Starting skiing is not always child’s play. Here are some tips and tricks to learn how to ski!
It sounds easy, but it’s not easy, and learning to ski is often not much fun. From personal experience, most of the time is spent with the backside… on the ground!
Don’t be discouraged though: learning to ski is a fairly quick operation, it doesn’t take long to learn to stand on skis.
- To learn to ski, the fundamental step is to put on skis and boots and stand up: choosing the equipment is important. Read our advice in the post dedicated to Choosing ski equipment!
- Before you start skiing, get ready with the right stretching movements: read our posts!
- Once you have found the right balance, you will have to take your first steps, sliding on the snow as if you were skating on ice.
- But this is not the first step: first you will have to find out one thing, and that is how to descend a mountain with skis on. Learning to ski means knowing the mountain and the “fall line”, which is the fastest way to the valley.
- To learn how to ski, you have to continue perpendicular to the fall line: you have to “furrow” the mountain from right to left, and from left to right, in order to slowly descend towards the valley.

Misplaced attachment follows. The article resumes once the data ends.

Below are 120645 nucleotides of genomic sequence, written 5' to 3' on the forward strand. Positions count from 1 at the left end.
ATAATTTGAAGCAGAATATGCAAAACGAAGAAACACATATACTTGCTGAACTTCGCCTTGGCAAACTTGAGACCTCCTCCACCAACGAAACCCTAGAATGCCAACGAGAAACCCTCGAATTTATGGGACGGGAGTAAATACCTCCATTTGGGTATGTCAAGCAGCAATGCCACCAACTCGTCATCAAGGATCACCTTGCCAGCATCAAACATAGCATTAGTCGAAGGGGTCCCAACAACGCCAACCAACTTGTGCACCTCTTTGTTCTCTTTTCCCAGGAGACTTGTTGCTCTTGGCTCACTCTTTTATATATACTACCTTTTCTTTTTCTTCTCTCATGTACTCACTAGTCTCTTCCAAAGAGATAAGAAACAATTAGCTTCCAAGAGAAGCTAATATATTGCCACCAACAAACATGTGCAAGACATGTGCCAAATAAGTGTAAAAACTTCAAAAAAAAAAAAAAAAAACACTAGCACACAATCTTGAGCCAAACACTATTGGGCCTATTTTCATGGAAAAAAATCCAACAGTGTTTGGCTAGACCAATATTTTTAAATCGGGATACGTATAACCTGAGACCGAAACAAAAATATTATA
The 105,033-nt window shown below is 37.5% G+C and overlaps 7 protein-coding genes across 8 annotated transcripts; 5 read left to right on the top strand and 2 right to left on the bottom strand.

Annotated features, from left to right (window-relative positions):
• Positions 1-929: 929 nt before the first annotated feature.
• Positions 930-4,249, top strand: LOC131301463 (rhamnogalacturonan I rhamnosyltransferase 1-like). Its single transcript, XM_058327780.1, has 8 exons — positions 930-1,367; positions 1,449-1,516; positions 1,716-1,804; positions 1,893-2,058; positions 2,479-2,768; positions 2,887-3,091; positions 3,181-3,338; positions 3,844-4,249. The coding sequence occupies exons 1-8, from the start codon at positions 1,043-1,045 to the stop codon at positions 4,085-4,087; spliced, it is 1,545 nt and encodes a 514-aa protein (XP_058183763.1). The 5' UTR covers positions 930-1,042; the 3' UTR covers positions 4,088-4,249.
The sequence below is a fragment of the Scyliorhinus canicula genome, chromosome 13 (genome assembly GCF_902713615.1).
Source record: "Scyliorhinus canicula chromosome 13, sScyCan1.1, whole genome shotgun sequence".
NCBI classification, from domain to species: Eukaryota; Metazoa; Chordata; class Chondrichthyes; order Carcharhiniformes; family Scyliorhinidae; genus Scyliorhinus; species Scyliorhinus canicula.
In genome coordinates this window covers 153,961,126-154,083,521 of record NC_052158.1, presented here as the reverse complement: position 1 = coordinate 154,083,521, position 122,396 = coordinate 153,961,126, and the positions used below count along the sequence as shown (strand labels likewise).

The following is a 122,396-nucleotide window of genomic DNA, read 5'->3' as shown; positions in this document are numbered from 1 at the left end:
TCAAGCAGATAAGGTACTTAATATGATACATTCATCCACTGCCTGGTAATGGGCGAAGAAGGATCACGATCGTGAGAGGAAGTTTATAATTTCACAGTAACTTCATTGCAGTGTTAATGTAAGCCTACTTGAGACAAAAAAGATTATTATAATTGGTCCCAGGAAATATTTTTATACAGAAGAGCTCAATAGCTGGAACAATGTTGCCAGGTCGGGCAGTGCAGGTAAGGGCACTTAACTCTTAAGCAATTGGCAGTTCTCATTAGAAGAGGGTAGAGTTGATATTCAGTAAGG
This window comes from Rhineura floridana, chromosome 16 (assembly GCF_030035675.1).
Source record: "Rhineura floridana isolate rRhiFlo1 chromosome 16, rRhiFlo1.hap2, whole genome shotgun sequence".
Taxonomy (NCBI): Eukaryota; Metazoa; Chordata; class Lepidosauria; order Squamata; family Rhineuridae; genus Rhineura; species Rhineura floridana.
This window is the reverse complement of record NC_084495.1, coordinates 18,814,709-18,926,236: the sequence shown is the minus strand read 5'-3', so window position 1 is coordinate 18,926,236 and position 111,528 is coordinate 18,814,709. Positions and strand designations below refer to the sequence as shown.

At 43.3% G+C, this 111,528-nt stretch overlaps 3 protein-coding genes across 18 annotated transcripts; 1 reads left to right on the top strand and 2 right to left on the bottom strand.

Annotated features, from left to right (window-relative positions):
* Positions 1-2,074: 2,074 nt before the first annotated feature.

- During your descent, by pointing your skis towards the valley, you will be able to descend towards the valley, while pointing them upwards you will stop or slow down your pace.
But let’s start with the first steps. Once you have put on your boots and are able to attach the skis, how to stand up?
The standard position suitable especially for beginners but also in various situations when you will be more experienced (for example to stop or slow down during a challenging descent) is the snow plow.
Getting to know the snow plow position is essential for learning to ski: it will allow you to quickly learn to walk and move on skis.
The correct position will also allow you to fall as little as possible as you go down the track.
The snow plow position is simple: bring the tips of the skis together and push the tails away, forming an inverted V.
Bend your knees slightly, and put your hands on your thighs: keep your balance, stay relaxed.
The position offers considerable stability: the distance between the skis brings the weight of the body to the center.